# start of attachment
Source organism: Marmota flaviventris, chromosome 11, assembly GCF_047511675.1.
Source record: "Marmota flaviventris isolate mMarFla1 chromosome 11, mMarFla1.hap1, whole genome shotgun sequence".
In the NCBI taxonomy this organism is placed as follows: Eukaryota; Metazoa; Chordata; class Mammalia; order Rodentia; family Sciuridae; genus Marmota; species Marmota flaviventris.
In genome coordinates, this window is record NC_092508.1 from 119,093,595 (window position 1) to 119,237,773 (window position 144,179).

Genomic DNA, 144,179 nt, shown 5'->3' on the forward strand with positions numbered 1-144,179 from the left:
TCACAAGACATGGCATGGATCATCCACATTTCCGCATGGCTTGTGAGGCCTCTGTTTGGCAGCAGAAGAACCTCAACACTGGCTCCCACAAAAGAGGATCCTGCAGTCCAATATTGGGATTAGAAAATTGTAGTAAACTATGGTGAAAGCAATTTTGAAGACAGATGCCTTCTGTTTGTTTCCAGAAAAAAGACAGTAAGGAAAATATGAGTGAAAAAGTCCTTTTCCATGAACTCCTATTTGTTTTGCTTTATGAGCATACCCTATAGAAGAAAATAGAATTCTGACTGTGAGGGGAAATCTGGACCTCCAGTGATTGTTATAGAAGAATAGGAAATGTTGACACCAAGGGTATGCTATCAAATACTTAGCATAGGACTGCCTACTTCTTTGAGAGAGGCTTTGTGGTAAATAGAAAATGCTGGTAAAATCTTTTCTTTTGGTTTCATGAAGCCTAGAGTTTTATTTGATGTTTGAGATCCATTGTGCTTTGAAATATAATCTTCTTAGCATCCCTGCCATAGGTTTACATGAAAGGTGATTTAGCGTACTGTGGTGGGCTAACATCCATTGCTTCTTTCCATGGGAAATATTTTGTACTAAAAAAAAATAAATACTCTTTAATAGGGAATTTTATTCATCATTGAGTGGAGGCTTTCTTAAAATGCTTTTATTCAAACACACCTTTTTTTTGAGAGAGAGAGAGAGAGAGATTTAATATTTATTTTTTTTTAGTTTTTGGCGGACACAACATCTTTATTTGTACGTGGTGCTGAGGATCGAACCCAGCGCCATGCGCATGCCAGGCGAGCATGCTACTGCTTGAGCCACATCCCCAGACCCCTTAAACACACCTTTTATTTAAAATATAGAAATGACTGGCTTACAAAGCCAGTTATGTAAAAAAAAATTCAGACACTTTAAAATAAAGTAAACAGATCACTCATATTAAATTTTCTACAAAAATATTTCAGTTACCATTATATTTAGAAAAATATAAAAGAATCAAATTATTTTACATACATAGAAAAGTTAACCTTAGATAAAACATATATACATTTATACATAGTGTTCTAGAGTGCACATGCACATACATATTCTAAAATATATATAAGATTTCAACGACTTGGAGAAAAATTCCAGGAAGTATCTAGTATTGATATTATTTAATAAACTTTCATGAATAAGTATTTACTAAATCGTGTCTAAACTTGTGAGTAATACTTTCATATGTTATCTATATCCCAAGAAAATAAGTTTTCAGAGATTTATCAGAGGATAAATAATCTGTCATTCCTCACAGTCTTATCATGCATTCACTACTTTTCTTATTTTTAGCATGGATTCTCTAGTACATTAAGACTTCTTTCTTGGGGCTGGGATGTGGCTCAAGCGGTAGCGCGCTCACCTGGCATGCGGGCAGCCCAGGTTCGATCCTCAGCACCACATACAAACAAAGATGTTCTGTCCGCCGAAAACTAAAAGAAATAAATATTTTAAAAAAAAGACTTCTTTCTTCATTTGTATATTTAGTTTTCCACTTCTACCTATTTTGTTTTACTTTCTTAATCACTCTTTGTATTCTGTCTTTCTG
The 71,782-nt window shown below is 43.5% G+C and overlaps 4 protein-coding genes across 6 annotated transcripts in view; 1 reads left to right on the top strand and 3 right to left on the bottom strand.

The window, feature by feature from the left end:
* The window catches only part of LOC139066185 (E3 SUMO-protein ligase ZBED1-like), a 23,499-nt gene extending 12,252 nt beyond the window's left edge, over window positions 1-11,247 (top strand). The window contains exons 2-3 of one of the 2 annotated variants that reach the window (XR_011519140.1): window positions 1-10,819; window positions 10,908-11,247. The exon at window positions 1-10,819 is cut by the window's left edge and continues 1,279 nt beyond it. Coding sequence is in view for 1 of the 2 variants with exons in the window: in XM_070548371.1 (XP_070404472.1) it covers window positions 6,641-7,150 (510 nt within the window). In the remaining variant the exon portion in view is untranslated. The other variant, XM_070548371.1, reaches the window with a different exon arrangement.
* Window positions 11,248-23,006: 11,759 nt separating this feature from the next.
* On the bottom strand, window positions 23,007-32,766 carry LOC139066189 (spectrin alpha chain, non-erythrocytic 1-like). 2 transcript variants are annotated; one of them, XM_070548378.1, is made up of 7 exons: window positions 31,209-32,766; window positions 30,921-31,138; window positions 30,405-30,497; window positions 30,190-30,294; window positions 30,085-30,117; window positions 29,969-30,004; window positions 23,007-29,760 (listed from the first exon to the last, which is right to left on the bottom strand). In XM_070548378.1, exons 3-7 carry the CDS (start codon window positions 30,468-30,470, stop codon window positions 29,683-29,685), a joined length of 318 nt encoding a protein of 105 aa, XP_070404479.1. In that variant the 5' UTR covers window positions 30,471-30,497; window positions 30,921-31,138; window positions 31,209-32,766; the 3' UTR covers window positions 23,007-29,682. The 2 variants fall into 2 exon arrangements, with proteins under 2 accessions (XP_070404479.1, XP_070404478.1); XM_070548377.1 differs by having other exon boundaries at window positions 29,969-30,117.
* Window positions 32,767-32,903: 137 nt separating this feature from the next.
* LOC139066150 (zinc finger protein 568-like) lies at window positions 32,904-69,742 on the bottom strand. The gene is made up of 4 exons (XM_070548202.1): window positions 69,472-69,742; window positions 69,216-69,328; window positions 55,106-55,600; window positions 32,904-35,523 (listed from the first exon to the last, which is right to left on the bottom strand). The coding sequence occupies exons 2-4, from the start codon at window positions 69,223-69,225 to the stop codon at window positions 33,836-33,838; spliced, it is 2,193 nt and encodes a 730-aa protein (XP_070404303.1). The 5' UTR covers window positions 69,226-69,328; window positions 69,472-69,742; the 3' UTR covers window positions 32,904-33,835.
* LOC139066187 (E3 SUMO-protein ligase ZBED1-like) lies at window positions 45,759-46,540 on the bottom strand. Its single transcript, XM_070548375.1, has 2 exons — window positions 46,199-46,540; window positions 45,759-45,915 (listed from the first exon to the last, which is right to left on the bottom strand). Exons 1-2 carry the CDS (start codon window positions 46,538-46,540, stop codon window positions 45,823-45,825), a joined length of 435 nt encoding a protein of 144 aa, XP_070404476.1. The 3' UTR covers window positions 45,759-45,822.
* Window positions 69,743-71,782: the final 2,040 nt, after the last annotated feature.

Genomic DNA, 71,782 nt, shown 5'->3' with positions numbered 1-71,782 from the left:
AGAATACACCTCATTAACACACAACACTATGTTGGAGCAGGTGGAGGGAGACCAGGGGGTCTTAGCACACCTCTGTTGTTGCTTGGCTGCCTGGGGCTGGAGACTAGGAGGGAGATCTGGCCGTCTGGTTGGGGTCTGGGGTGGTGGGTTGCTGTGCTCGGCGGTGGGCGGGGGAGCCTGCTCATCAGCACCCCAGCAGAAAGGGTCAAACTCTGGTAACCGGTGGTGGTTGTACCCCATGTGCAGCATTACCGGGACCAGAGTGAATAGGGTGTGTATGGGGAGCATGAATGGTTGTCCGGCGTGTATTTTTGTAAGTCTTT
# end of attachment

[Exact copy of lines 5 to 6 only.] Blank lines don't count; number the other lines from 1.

Genomic DNA, 144,179 nt, shown 5'->3' on the forward strand with positions numbered 1-144,179 from the left:
TCACAAGACATGGCATGGATCATCCACATTTCCGCATGGCTTGTGAGGCCTCTGTTTGGCAGCAGAAGAACCTCAACACTGGCTCCCACAAAAGAGGATCCTGCAGTCCAATATTGGGATTAGAAAATTGTAGTAAACTATGGTGAAAGCAATTTTGAAGACAGATGCCTTCTGTTTGTTTCCAGAAAAAAGACAGTAAGGAAAATATGAGTGAAAAAGTCCTTTTCCATGAACTCCTATTTGTTTTGCTTTATGAGCATACCCTATAGAAGAAAATAGAATTCTGACTGTGAGGGGAAATCTGGACCTCCAGTGATTGTTATAGAAGAATAGGAAATGTTGACACCAAGGGTATGCTATCAAATACTTAGCATAGGACTGCCTACTTCTTTGAGAGAGGCTTTGTGGTAAATAGAAAATGCTGGTAAAATCTTTTCTTTTGGTTTCATGAAGCCTAGAGTTTTATTTGATGTTTGAGATCCATTGTGCTTTGAAATATAATCTTCTTAGCATCCCTGCCATAGGTTTACATGAAAGGTGATTTAGCGTACTGTGGTGGGCTAACATCCATTGCTTCTTTCCATGGGAAATATTTTGTACTAAAAAAAAATAAATACTCTTTAATAGGGAATTTTATTCATCATTGAGTGGAGGCTTTCTTAAAATGCTTTTATTCAAACACACCTTTTTTTTGAGAGAGAGAGAGAGAGAGATTTAATATTTATTTTTTTTTAGTTTTTGGCGGACACAACATCTTTATTTGTACGTGGTGCTGAGGATCGAACCCAGCGCCATGCGCATGCCAGGCGAGCATGCTACTGCTTGAGCCACATCCCCAGACCCCTTAAACACACCTTTTATTTAAAATATAGAAATGACTGGCTTACAAAGCCAGTTATGTAAAAAAAAATTCAGACACTTTAAAATAAAGTAAACAGATCACTCATATTAAATTTTCTACAAAAATATTTCAGTTACCATTATATTTAGAAAAATATAAAAGAATCAAATTATTTTACATACATAGAAAAGTTAACCTTAGATAAAACATATATACATTTATACATAGTGTTCTAGAGTGCACATGCACATACATATTCTAAAATATATATAAGATTTCAACGACTTGGAGAAAAATTCCAGGAAGTATCTAGTATTGATATTATTTAATAAACTTTCATGAATAAGTATTTACTAAATCGTGTCTAAACTTGTGAGTAATACTTTCATATGTTATCTATATCCCAAGAAAATAAGTTTTCAGAGATTTATCAGAGGATAAATAATCTGTCATTCCTCACAGTCTTATCATGCATTCACTACTTTTCTTATTTTTAGCATGGATTCTCTAGTACATTAAGACTTCTTTCTTGGGGCTGGGATGTGGCTCAAGCGGTAGCGCGCTCACCTGGCATGCGGGCAGCCCAGGTTCGATCCTCAGCACCACATACAAACAAAGATGTTCTGTCCGCCGAAAACTAAAAGAAATAAATATTTTAAAAAAAAGACTTCTTTCTTCATTTGTATATTTAGTTTTCCACTTCTACCTATTTTGTTTTACTTTCTTAATCACTCTTTGTATTCTGTCTTTCTG